I was really surprised to find that if you put 2 cuts on LJ you can see both if you open one, so I'm only going to put a single cut from now on. The one below contains:
-A photo of our celtic knotwork dining room table and a ramble about its genesis from clutter and built-in obsolescence
-Another Extermiknit dalek (pattern and copyright by penwiper http://www.entropyhouse.com/penwiper/who/extermaknit.html)
My partner and I are both horders and all of the rooms and passageways in our house have grown a layer of bookshelves smaller on the inside. Our oldest is doing gym and needs to do handstands against the wall to practice and literally can't do it anywhere except on the doors (and considering the structural integrity of the modern internal door, probably not even there). I went through a phase of being obsessed with decluttering (like most people I know), but in my own obsessional way, until I realised that what appeals to me about decluttering is the zen minimalist approach to space and furniture, and the contemplative calm that it evokes. It occurred to me that obsessing over NOT HAVING A CALM CONTEMPLATIVE ZEN ENVIRONMENT GODDAMMIT was probably a bit silly, especially with young kids around. (Anyone know what age they start putting their shed clothes away unprompted?) I decided it was much more in the spirit of zen to ignore the clutter and achieve peace in spite of it.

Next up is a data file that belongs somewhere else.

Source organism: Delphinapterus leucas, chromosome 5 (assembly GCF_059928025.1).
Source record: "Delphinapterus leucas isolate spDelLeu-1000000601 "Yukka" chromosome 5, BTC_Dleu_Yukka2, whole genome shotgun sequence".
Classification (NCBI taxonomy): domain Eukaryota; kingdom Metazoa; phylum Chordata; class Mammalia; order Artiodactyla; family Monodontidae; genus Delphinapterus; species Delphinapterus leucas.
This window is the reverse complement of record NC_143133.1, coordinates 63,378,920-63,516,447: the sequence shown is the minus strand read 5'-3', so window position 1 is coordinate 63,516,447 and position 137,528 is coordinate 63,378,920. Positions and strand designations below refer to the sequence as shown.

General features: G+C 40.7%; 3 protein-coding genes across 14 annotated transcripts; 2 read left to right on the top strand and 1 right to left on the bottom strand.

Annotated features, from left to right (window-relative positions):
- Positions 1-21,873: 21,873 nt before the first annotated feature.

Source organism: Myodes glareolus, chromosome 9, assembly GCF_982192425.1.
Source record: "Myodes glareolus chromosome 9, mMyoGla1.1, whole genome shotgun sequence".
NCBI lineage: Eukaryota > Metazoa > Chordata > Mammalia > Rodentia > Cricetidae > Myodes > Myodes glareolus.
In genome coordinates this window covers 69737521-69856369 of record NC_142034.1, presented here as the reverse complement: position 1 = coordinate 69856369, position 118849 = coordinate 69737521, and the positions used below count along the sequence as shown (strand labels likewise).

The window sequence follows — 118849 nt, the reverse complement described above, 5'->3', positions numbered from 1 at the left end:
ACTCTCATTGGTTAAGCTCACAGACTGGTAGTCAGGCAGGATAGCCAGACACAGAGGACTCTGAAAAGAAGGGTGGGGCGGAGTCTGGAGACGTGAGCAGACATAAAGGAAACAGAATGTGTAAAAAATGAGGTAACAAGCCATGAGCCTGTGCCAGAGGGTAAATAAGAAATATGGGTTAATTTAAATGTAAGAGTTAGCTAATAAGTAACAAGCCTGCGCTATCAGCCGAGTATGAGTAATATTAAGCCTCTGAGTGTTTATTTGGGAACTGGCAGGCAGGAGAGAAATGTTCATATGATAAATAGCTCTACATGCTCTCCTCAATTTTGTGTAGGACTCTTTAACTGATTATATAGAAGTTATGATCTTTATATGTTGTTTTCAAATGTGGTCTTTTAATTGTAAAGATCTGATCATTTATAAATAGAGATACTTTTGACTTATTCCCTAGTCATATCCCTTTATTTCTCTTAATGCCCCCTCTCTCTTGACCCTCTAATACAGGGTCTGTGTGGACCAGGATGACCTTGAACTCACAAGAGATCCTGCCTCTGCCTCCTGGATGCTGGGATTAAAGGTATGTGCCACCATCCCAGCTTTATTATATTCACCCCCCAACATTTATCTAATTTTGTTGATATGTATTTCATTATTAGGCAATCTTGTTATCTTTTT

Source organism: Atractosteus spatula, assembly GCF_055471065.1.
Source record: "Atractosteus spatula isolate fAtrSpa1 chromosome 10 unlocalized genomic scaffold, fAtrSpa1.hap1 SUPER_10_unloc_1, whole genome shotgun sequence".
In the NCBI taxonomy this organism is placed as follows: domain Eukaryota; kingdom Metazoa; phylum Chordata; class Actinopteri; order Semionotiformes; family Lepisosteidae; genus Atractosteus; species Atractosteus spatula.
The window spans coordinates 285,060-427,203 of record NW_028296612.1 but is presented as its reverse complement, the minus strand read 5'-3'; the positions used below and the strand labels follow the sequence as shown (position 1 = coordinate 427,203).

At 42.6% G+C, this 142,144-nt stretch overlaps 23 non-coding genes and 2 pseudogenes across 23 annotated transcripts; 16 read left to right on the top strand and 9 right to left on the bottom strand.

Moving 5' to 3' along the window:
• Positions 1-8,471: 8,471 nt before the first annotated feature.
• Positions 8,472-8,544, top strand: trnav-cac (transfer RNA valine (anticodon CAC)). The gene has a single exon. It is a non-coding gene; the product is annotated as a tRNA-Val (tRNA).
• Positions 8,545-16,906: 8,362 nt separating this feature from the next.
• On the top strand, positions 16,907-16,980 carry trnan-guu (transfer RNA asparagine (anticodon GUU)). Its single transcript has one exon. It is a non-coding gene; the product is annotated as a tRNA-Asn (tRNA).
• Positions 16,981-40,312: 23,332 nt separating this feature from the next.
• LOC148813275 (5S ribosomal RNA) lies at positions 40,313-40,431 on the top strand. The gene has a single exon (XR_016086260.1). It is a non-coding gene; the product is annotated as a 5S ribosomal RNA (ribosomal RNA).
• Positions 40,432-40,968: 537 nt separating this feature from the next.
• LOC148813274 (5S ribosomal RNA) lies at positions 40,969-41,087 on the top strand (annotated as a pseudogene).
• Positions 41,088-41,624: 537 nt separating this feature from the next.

I have also been thinking a lot about the environment and consumerism and built-in obsolescence, and how wasteful Western society is. (Prompted by being told at work that 5 years was the maximum use I could possibly expect from a -80 freezer that cost in the order of $16 000, and thinking back to my parents leaving their parents' fridges and freezers behind when they emigrated after 50 years of reliable operation only to regret it 3 years later when their new white goods reached their programmed deaths). So I came to a sort of compromise and decided not to chuck everything out but to try to avoid buying new things and to recycle as much as possible. Most of our furniture hasn't been "upgraded" since we were impoverished students and is either op shop (and we aren't talking antiques) or recycled bulk rubbish collection fare. Our dining room table was looking decidedly ordinary and the surface was starting to lift and splinter, and I had been admiring friends' tables (huge jarrah slabs with gorgeous growth patterns in the wood, talmor
's parents' lovely extended long table). I love the idea of the table being at the centre of family life, a place to break bread and share the stories of our days apart and play games together. I wanted something that would reflect the emotional value I place on it without paying lots of money and buying into consumerism , so I decided to do up our old table instead of buying a new one. The design is from p16 "Authentic Celtic Iron-On Transfers", Co Spinhoven, ISBN 0-486-28309-7 copyright 1994 by Co Spinhoven, modified for more internal pattern repeats and insanely magnified (the book is smaller than A6). I was very happy with the outcome.